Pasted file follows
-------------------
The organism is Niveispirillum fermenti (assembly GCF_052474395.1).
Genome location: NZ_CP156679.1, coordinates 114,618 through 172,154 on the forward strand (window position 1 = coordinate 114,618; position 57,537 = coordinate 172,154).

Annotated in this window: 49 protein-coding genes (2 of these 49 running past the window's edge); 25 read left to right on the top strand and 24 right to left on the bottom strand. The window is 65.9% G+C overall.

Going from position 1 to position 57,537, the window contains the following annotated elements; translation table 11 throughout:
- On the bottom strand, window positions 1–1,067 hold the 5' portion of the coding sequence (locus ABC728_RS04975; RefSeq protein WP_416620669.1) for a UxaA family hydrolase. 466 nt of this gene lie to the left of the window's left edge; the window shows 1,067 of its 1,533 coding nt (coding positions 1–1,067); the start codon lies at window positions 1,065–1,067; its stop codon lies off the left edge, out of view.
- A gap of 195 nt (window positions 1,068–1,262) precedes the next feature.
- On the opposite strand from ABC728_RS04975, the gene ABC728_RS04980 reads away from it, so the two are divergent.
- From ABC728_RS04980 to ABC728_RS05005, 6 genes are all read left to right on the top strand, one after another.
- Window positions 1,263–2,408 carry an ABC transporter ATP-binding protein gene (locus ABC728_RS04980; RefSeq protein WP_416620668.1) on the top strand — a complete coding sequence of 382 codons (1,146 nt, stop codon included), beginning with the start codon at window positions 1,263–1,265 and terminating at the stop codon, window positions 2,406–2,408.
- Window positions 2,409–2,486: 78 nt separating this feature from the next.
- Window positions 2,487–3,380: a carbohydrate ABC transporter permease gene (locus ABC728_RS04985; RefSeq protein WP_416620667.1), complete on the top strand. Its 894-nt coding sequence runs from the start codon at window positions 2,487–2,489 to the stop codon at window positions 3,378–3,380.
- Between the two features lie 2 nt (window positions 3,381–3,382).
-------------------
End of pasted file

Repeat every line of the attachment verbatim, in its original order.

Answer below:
The organism is Niveispirillum fermenti (assembly GCF_052474395.1).
Genome location: NZ_CP156679.1, coordinates 114,618 through 172,154 on the forward strand (window position 1 = coordinate 114,618; position 57,537 = coordinate 172,154).

Annotated in this window: 49 protein-coding genes (2 of these 49 running past the window's edge); 25 read left to right on the top strand and 24 right to left on the bottom strand. The window is 65.9% G+C overall.

Going from position 1 to position 57,537, the window contains the following annotated elements; translation table 11 throughout:
- On the bottom strand, window positions 1–1,067 hold the 5' portion of the coding sequence (locus ABC728_RS04975; RefSeq protein WP_416620669.1) for a UxaA family hydrolase. 466 nt of this gene lie to the left of the window's left edge; the window shows 1,067 of its 1,533 coding nt (coding positions 1–1,067); the start codon lies at window positions 1,065–1,067; its stop codon lies off the left edge, out of view.
- A gap of 195 nt (window positions 1,068–1,262) precedes the next feature.
- On the opposite strand from ABC728_RS04975, the gene ABC728_RS04980 reads away from it, so the two are divergent.
- From ABC728_RS04980 to ABC728_RS05005, 6 genes are all read left to right on the top strand, one after another.
- Window positions 1,263–2,408 carry an ABC transporter ATP-binding protein gene (locus ABC728_RS04980; RefSeq protein WP_416620668.1) on the top strand — a complete coding sequence of 382 codons (1,146 nt, stop codon included), beginning with the start codon at window positions 1,263–1,265 and terminating at the stop codon, window positions 2,406–2,408.
- Window positions 2,409–2,486: 78 nt separating this feature from the next.
- Window positions 2,487–3,380: a carbohydrate ABC transporter permease gene (locus ABC728_RS04985; RefSeq protein WP_416620667.1), complete on the top strand. Its 894-nt coding sequence runs from the start codon at window positions 2,487–2,489 to the stop codon at window positions 3,378–3,380.
- Between the two features lie 2 nt (window positions 3,381–3,382).